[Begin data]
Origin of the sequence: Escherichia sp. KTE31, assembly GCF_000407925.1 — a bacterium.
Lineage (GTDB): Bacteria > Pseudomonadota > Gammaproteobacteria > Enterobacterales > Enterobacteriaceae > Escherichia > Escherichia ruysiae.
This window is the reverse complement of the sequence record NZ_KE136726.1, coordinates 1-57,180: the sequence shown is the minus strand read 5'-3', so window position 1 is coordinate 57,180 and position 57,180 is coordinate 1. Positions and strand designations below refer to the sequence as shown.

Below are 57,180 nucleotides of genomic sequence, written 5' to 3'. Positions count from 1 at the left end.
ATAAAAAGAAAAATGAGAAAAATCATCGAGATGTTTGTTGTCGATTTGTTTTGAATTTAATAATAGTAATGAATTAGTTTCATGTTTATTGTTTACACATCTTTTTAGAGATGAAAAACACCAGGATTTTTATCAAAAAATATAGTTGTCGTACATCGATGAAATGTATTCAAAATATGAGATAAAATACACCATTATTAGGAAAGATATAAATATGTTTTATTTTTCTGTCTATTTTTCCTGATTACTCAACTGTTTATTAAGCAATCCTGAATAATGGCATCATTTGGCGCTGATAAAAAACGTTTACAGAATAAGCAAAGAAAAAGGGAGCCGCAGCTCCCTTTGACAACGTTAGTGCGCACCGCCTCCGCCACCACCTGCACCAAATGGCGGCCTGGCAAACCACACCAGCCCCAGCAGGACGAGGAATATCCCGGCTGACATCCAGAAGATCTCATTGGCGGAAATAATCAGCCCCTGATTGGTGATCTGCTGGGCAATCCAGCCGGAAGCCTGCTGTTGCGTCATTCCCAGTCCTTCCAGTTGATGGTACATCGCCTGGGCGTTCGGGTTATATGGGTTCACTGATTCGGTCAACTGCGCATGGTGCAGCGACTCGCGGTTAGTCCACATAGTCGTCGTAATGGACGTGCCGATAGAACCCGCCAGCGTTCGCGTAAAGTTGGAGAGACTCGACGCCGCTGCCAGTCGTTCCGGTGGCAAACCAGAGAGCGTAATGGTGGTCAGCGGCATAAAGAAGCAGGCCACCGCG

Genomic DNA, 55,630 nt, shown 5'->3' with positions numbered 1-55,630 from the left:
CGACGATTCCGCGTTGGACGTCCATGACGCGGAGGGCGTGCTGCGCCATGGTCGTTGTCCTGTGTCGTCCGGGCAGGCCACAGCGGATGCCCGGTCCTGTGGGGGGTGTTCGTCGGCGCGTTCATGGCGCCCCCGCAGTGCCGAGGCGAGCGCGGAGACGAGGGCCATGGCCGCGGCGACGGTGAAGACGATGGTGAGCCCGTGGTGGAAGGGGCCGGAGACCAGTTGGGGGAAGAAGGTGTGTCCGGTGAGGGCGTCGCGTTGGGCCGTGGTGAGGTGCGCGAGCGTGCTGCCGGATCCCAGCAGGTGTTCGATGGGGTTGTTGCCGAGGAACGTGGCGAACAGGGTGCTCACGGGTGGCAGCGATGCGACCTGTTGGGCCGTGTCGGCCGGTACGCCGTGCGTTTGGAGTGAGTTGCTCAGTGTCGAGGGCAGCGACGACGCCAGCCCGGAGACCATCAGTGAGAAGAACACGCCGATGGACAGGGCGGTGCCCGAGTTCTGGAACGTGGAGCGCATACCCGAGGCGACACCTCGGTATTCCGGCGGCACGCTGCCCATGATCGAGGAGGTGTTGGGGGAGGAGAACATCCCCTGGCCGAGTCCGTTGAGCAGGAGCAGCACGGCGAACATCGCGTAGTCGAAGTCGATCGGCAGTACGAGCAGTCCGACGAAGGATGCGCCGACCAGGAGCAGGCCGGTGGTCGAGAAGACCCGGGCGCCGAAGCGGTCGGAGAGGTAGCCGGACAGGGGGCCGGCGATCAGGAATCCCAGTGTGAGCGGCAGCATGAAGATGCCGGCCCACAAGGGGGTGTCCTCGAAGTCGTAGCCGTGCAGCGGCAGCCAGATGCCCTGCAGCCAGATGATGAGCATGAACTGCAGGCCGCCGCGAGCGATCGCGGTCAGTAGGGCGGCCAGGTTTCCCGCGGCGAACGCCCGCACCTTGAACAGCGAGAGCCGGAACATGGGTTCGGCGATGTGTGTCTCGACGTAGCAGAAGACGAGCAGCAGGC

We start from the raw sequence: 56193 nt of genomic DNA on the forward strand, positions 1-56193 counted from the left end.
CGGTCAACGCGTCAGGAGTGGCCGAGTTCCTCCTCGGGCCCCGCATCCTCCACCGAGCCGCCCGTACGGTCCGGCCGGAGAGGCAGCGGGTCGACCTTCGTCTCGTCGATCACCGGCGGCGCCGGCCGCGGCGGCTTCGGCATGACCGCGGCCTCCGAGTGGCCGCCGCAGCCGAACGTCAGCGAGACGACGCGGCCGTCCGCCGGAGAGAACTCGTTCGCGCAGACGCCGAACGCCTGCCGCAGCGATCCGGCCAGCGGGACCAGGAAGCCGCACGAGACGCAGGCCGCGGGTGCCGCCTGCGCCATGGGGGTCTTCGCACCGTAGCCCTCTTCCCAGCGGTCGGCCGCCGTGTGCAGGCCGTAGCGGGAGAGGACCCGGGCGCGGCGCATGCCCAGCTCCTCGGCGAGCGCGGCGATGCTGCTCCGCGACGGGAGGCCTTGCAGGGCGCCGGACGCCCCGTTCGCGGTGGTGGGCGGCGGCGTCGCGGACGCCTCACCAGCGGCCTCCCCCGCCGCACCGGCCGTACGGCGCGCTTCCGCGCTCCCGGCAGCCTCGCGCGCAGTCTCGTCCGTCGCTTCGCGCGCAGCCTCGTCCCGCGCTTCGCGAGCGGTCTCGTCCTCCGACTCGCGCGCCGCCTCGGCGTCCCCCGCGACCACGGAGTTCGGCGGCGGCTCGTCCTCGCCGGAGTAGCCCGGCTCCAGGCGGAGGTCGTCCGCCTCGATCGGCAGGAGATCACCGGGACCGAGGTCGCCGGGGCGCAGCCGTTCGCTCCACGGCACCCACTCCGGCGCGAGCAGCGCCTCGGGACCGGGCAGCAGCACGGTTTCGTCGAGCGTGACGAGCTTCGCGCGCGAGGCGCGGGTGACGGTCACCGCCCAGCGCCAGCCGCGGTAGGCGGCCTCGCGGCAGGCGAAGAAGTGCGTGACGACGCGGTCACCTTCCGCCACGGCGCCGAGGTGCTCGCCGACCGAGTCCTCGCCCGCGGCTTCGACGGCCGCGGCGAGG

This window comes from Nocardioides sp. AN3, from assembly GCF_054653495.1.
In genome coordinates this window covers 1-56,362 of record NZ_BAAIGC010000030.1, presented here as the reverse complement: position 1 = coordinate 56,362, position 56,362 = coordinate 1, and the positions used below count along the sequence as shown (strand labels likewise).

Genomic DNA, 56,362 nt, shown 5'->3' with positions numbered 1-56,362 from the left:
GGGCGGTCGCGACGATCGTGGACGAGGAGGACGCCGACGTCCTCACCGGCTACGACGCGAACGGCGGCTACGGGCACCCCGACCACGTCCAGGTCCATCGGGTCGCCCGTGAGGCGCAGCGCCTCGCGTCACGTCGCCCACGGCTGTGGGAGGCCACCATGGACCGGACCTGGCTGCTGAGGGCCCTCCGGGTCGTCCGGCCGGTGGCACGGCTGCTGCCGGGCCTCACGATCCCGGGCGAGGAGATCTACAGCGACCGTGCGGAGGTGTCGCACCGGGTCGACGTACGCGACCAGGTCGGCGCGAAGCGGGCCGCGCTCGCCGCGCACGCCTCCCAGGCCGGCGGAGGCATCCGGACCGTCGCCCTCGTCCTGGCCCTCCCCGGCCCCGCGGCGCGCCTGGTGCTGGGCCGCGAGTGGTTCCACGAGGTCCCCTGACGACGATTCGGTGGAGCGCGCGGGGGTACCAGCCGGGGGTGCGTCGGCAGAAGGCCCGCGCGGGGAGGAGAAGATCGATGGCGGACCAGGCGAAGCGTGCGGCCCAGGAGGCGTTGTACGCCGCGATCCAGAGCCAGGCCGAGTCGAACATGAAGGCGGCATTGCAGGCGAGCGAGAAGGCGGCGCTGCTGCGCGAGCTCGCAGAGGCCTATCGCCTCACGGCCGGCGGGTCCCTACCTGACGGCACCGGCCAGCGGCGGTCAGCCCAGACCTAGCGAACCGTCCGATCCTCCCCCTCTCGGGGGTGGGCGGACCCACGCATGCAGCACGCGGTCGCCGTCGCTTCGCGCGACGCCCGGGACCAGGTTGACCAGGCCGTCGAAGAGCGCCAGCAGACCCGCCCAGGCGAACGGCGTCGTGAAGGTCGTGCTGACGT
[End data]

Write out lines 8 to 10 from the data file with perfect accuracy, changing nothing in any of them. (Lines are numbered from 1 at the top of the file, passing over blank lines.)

We start from the raw sequence: 56193 nt of genomic DNA on the forward strand, positions 1-56193 counted from the left end.
CGGTCAACGCGTCAGGAGTGGCCGAGTTCCTCCTCGGGCCCCGCATCCTCCACCGAGCCGCCCGTACGGTCCGGCCGGAGAGGCAGCGGGTCGACCTTCGTCTCGTCGATCACCGGCGGCGCCGGCCGCGGCGGCTTCGGCATGACCGCGGCCTCCGAGTGGCCGCCGCAGCCGAACGTCAGCGAGACGACGCGGCCGTCCGCCGGAGAGAACTCGTTCGCGCAGACGCCGAACGCCTGCCGCAGCGATCCGGCCAGCGGGACCAGGAAGCCGCACGAGACGCAGGCCGCGGGTGCCGCCTGCGCCATGGGGGTCTTCGCACCGTAGCCCTCTTCCCAGCGGTCGGCCGCCGTGTGCAGGCCGTAGCGGGAGAGGACCCGGGCGCGGCGCATGCCCAGCTCCTCGGCGAGCGCGGCGATGCTGCTCCGCGACGGGAGGCCTTGCAGGGCGCCGGACGCCCCGTTCGCGGTGGTGGGCGGCGGCGTCGCGGACGCCTCACCAGCGGCCTCCCCCGCCGCACCGGCCGTACGGCGCGCTTCCGCGCTCCCGGCAGCCTCGCGCGCAGTCTCGTCCGTCGCTTCGCGCGCAGCCTCGTCCCGCGCTTCGCGAGCGGTCTCGTCCTCCGACTCGCGCGCCGCCTCGGCGTCCCCCGCGACCACGGAGTTCGGCGGCGGCTCGTCCTCGCCGGAGTAGCCCGGCTCCAGGCGGAGGTCGTCCGCCTCGATCGGCAGGAGATCACCGGGACCGAGGTCGCCGGGGCGCAGCCGTTCGCTCCACGGCACCCACTCCGGCGCGAGCAGCGCCTCGGGACCGGGCAGCAGCACGGTTTCGTCGAGCGTGACGAGCTTCGCGCGCGAGGCGCGGGTGACGGTCACCGCCCAGCGCCAGCCGCGGTAGGCGGCCTCGCGGCAGGCGAAGAAGTGCGTGACGACGCGGTCACCTTCCGCCACGGCGCCGAGGTGCTCGCCGACCGAGTCCTCGCCCGCGGCTTCGACGGCCGCGGCGAGG

This window comes from Nocardioides sp. AN3, from assembly GCF_054653495.1.